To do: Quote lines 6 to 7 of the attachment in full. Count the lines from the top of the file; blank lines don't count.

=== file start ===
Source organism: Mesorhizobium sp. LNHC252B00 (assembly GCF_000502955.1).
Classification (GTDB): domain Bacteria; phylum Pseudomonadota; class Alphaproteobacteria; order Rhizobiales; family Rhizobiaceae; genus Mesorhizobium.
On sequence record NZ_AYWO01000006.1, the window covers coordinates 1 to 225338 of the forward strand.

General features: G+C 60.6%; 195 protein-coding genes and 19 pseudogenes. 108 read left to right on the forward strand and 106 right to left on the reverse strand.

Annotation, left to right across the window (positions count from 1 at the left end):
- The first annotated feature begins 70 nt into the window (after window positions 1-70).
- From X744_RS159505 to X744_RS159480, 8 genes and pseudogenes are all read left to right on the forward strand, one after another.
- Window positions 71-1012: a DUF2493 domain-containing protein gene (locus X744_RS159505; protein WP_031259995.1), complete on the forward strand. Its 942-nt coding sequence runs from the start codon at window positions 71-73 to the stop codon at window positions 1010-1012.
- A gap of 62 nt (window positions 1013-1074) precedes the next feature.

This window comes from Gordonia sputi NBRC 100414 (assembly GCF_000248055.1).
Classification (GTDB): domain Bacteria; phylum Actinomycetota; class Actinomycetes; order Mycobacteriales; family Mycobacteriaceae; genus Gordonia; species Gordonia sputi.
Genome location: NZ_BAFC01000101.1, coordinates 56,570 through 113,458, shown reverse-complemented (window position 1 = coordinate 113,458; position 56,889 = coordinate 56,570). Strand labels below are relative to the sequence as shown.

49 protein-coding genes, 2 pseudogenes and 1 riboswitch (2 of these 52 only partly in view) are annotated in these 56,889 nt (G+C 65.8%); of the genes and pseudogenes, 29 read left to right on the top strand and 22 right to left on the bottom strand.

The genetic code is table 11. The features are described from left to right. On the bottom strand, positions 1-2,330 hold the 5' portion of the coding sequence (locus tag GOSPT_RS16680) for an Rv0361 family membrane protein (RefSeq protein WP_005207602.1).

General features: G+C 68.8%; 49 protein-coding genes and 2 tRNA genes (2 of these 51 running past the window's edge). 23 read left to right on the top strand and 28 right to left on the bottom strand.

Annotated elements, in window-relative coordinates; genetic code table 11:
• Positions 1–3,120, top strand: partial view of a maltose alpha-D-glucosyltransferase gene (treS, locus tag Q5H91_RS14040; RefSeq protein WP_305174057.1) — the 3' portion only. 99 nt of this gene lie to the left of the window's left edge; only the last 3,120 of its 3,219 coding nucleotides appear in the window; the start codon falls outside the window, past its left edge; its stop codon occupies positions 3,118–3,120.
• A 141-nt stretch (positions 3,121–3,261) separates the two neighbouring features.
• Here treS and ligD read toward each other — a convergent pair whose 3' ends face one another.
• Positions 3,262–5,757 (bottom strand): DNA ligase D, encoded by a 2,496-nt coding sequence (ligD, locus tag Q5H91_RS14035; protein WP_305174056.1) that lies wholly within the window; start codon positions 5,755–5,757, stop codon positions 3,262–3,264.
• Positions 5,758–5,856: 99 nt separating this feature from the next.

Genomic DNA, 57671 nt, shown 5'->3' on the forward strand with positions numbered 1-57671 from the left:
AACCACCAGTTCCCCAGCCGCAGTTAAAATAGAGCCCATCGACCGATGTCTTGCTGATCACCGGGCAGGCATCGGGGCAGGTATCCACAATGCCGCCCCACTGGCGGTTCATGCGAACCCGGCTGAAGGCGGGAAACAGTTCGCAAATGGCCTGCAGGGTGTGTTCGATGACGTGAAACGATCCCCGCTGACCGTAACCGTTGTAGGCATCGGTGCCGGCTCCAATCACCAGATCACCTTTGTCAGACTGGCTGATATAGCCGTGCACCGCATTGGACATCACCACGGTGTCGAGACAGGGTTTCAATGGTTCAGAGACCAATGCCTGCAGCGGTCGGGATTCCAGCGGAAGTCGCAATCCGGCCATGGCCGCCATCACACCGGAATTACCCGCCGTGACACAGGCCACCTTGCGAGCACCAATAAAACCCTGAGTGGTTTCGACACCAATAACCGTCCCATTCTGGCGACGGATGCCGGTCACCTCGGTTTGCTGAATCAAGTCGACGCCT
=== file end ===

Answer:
- The first annotated feature begins 70 nt into the window (after window positions 1-70).
- From X744_RS159505 to X744_RS159480, 8 genes and pseudogenes are all read left to right on the forward strand, one after another.